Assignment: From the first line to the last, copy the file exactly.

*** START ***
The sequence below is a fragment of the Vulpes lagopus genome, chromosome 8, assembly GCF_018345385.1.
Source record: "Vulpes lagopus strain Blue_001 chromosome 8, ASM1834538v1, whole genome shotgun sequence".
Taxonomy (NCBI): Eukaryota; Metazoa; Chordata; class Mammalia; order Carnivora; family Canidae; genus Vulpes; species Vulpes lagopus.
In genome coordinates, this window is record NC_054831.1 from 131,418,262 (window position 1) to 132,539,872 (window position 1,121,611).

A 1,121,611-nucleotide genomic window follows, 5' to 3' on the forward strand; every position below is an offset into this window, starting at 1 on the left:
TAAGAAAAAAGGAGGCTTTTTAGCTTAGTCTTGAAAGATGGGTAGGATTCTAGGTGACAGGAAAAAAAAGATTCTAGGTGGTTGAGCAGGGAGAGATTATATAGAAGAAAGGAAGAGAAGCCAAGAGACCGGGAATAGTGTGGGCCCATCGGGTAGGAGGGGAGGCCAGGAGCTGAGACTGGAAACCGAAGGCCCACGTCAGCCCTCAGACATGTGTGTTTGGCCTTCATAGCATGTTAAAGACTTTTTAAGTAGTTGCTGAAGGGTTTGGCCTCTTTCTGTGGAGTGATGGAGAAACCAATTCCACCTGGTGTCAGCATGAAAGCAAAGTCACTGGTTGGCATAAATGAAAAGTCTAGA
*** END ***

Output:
The sequence below is a fragment of the Vulpes lagopus genome, chromosome 8, assembly GCF_018345385.1.
Source record: "Vulpes lagopus strain Blue_001 chromosome 8, ASM1834538v1, whole genome shotgun sequence".
Taxonomy (NCBI): Eukaryota; Metazoa; Chordata; class Mammalia; order Carnivora; family Canidae; genus Vulpes; species Vulpes lagopus.
In genome coordinates, this window is record NC_054831.1 from 131,418,262 (window position 1) to 132,539,872 (window position 1,121,611).

A 1,121,611-nucleotide genomic window follows, 5' to 3' on the forward strand; every position below is an offset into this window, starting at 1 on the left:
TAAGAAAAAAGGAGGCTTTTTAGCTTAGTCTTGAAAGATGGGTAGGATTCTAGGTGACAGGAAAAAAAAGATTCTAGGTGGTTGAGCAGGGAGAGATTATATAGAAGAAAGGAAGAGAAGCCAAGAGACCGGGAATAGTGTGGGCCCATCGGGTAGGAGGGGAGGCCAGGAGCTGAGACTGGAAACCGAAGGCCCACGTCAGCCCTCAGACATGTGTGTTTGGCCTTCATAGCATGTTAAAGACTTTTTAAGTAGTTGCTGAAGGGTTTGGCCTCTTTCTGTGGAGTGATGGAGAAACCAATTCCACCTGGTGTCAGCATGAAAGCAAAGTCACTGGTTGGCATAAATGAAAAGTCTAGA